Tag: Parks and Recreation

April 22, 2011 / / asian-american

By Guest Contributor Karen Chau

“What’s happening, hot stuff?”

The answer is … not much.

Since the appearance of Long Duk Dong in Sixteen Candles, representation of Asian men in popular culture – and specifically comedy – hasn’t really changed much. They’re mostly still nerdy, socially incapable background characters. Still, primetime TV has shown us that Asian men can be more than just quiet contributions to set dressing. They can be funny in their own right. But being the funny bro doesn’t really mean you’ll have any more success with the ladies. Just ask Lester Patel from Chuck, Raj Koothrappali from The Big Bang Theory, or Tom Haverford from Parks and Recreation.

Lester (Vik Sahay) works at the Buy More as part of Chuck’s Nerd Herd team and occasionally performs as part of the music group Jeffster! with his best friend, Jeff. Raj (Kunal Nayyar) is an astrophysicist at Caltech who suffers from a case of selective mutism in which he can’t speak to women outside of his family (except after the consumption of alcohol). Tom (Aziz Ansari) is a member of the Pawnee Parks and Recreation department team, often serving as Leslie Knope’s right-hand man.

The Asians have gotten cooler, but they still aren’t quite cool, yet.

Read the Post Revenge of the Nerds: (Not So) New Representations Of Asian Male Sexuality [TV Correspondent Tryout]

October 27, 2009 / / beauty

By Guest Contributor Tami, originally posted at What Tami Said

Fat, black woman. Big, black chick. Those descriptors are lazy comedy shorthand in a racist, sexist and sizist society. Want to bring on the cheap laughs? Then trot out an over-sized, brown-skinned lady. Even better, despite her fatness and blackness, give her a more than healthy opnion of herself. See, that makes it doubly funny, see, cause even though everyone knows neither black women or fat women are hot, this character doesn’t seem to know this and actually behaves as if she is attractive and worthy of amorous attention.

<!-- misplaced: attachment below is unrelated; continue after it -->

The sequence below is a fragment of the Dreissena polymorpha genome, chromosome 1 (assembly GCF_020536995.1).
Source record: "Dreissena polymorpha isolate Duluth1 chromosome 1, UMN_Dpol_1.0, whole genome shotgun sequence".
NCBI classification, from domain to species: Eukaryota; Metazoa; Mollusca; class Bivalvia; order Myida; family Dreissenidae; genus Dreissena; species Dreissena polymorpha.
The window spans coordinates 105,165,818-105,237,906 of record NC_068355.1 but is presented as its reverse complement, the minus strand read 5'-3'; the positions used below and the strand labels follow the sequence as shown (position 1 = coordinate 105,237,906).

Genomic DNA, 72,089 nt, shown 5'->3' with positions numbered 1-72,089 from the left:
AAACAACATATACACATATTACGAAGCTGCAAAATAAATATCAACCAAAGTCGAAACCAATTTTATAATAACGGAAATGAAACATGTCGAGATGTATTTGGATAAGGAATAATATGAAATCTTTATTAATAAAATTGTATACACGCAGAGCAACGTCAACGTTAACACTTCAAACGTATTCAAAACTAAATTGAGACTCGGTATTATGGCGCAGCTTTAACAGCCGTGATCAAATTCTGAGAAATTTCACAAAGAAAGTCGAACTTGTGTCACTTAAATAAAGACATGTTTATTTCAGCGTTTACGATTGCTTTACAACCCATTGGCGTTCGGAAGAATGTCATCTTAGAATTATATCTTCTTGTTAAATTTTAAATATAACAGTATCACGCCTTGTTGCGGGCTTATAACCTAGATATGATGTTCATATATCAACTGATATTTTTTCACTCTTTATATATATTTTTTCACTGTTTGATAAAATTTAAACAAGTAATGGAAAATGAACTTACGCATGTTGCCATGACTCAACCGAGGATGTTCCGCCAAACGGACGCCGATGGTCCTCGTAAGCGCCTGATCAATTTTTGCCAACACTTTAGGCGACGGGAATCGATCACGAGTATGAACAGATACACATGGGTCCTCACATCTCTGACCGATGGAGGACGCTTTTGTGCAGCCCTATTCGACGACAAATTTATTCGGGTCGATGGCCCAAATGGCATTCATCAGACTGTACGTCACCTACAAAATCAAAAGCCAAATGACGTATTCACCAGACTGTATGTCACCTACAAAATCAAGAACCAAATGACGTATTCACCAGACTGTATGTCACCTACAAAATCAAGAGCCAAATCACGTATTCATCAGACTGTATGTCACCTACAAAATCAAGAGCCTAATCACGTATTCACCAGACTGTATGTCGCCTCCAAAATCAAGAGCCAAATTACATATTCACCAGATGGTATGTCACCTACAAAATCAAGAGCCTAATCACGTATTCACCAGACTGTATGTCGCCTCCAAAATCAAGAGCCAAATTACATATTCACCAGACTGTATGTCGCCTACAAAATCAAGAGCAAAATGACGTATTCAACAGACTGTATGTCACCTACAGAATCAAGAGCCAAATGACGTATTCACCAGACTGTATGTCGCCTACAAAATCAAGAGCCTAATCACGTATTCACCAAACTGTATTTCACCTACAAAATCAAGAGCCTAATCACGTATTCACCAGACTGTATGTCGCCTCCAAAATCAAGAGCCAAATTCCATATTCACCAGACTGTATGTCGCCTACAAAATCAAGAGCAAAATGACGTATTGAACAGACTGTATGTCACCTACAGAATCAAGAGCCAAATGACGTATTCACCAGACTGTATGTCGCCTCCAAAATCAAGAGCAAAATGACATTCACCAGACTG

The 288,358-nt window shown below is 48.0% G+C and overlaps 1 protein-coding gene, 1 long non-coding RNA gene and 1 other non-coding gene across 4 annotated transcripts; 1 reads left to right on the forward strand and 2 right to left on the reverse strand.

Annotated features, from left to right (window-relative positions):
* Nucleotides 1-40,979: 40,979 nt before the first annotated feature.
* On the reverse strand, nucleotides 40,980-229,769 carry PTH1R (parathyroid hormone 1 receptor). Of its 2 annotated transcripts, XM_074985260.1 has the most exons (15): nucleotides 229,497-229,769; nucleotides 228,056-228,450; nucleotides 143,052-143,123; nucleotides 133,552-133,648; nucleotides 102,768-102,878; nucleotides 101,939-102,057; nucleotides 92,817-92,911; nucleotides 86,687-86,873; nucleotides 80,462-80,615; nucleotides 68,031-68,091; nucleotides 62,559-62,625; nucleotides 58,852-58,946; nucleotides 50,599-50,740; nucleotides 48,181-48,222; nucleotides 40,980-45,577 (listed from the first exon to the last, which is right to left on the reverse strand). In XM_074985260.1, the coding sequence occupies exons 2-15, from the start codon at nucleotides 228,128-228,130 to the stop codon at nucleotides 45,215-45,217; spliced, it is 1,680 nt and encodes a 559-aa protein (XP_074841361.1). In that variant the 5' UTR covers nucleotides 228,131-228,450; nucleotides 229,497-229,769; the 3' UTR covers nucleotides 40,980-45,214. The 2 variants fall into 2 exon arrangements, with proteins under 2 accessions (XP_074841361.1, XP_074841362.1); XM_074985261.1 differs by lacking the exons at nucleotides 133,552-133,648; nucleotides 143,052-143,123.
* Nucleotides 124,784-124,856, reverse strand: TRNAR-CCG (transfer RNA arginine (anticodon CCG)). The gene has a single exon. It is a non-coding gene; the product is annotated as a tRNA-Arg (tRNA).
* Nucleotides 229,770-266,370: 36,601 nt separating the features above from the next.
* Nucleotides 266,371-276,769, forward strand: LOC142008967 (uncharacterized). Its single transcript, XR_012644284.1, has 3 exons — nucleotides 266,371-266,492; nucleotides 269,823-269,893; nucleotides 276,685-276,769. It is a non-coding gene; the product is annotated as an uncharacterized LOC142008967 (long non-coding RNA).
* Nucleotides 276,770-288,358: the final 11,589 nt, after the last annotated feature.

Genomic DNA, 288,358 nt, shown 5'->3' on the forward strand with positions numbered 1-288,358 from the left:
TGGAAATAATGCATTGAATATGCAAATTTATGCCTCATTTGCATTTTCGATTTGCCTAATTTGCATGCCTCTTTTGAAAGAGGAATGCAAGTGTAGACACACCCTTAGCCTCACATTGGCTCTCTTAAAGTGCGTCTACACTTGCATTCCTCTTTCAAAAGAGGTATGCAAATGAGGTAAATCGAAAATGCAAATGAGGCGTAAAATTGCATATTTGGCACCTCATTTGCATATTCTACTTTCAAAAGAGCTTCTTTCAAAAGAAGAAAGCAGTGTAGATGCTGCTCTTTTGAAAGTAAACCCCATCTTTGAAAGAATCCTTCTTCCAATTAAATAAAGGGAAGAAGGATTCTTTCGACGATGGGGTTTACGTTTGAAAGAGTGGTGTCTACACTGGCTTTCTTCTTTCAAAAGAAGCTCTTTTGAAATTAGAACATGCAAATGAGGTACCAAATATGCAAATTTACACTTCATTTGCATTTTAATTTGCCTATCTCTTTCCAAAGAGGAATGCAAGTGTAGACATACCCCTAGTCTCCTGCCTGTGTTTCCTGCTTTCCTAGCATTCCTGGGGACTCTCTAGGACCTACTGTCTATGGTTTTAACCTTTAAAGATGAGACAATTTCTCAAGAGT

See how it works? I’ve come to expect black women, especially plus-sized ones, to be the butt of the joke in low-brow comedy films–the sort of flicks commonly associated with Eddie Murphy, Rob Scheider or Tyler Perry. But usually your benign, weekday sitcoms eschew hateful comedy. I’ve been watching NBC’s Amy Poehler vehicle “Parks & Recreation” off and on this season. I want to like it. I’m a fan of “The Office” and generally find Poehler charming. Each time I tune in to the show I hope it will be better. But last night, “Parks & Recreation” lost me for good. Because I can’t relax and laugh in the face of the dehumanization of women.

Read the Post Et tu, Amy Poehler? What’s so funny about desiring a big, black woman?